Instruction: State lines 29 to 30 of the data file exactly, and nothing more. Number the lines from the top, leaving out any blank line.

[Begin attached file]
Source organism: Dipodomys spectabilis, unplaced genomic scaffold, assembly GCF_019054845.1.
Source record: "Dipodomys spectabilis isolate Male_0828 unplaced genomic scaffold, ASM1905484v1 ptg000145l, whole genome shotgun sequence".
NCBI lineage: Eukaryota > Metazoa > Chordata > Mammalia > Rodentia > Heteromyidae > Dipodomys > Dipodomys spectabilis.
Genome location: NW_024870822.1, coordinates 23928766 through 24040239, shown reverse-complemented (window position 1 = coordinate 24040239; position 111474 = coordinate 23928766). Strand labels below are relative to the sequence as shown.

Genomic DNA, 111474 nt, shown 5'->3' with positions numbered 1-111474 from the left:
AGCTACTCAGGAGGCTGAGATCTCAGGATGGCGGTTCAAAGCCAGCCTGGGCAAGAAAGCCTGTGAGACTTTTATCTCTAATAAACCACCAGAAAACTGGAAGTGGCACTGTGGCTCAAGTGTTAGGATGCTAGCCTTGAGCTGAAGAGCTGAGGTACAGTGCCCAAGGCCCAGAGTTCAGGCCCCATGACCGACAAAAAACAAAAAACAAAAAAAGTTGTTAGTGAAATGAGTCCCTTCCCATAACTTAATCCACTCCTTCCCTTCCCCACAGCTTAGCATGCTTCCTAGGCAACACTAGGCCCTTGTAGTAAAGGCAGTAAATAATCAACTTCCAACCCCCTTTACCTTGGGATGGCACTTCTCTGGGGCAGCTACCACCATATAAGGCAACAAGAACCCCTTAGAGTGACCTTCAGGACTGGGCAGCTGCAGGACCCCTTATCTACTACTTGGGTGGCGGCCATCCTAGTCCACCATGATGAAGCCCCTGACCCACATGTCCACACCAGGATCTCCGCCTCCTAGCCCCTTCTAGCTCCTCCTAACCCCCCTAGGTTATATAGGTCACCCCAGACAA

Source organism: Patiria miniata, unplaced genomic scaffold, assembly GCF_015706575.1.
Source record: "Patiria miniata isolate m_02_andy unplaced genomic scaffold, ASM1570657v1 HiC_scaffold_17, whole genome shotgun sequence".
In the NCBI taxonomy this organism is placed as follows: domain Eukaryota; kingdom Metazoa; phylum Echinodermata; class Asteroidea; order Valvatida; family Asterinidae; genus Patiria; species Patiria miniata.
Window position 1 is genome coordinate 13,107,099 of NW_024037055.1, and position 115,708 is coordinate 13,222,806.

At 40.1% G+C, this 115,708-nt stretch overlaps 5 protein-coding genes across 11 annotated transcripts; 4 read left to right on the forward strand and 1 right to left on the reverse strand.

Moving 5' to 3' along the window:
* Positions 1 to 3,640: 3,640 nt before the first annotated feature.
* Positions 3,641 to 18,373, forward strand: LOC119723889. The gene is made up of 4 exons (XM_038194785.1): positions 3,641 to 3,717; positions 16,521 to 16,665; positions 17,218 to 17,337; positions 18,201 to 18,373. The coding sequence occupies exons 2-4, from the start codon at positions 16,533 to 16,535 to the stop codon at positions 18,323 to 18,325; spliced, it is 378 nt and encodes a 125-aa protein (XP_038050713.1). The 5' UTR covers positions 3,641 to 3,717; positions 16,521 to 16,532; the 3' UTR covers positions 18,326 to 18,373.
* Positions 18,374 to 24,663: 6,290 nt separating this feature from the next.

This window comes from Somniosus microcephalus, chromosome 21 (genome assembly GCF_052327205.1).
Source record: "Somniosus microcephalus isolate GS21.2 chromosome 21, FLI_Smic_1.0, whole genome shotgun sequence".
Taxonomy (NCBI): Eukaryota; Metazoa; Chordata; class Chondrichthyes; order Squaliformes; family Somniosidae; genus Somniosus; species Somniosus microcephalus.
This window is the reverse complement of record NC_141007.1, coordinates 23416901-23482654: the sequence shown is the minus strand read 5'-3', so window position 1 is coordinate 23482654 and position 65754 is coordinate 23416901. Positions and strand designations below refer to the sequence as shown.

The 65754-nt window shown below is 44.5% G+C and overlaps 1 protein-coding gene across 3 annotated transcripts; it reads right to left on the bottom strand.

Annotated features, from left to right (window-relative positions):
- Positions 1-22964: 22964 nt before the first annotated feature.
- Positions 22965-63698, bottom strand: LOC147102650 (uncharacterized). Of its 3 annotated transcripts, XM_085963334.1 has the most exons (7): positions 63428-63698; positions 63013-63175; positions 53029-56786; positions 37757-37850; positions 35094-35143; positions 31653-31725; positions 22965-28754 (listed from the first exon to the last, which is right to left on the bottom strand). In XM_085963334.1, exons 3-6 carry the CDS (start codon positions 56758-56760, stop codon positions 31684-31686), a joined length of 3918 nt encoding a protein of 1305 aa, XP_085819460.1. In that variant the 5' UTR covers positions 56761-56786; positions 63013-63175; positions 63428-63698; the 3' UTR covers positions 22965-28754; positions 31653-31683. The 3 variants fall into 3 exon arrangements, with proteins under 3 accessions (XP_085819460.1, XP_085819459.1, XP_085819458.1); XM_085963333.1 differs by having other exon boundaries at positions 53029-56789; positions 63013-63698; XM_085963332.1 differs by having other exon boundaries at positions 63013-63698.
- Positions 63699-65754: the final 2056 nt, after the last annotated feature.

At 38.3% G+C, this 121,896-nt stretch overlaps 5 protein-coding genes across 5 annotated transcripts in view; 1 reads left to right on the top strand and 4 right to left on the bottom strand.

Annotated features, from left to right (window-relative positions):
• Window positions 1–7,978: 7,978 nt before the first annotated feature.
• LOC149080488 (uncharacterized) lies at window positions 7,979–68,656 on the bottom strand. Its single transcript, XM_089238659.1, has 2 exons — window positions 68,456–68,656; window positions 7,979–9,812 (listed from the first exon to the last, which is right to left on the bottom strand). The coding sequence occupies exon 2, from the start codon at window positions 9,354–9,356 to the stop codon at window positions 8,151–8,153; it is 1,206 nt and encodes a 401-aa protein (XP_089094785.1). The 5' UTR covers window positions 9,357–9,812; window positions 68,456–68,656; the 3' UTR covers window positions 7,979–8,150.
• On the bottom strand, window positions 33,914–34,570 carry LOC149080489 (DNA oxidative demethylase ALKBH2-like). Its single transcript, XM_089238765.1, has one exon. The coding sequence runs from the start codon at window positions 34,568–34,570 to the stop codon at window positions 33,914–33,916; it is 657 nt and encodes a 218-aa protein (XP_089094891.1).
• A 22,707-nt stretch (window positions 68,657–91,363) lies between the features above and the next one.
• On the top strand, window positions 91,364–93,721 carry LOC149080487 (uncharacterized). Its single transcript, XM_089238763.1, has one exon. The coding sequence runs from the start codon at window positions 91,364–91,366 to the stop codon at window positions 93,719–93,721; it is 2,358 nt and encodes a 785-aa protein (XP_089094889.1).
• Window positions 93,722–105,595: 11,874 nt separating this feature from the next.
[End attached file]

• On the bottom strand, window positions 33,914–34,570 carry LOC149080489 (DNA oxidative demethylase ALKBH2-like). Its single transcript, XM_089238765.1, has one exon. The coding sequence runs from the start codon at window positions 34,568–34,570 to the stop codon at window positions 33,914–33,916; it is 657 nt and encodes a 218-aa protein (XP_089094891.1).
• A 22,707-nt stretch (window positions 68,657–91,363) lies between the features above and the next one.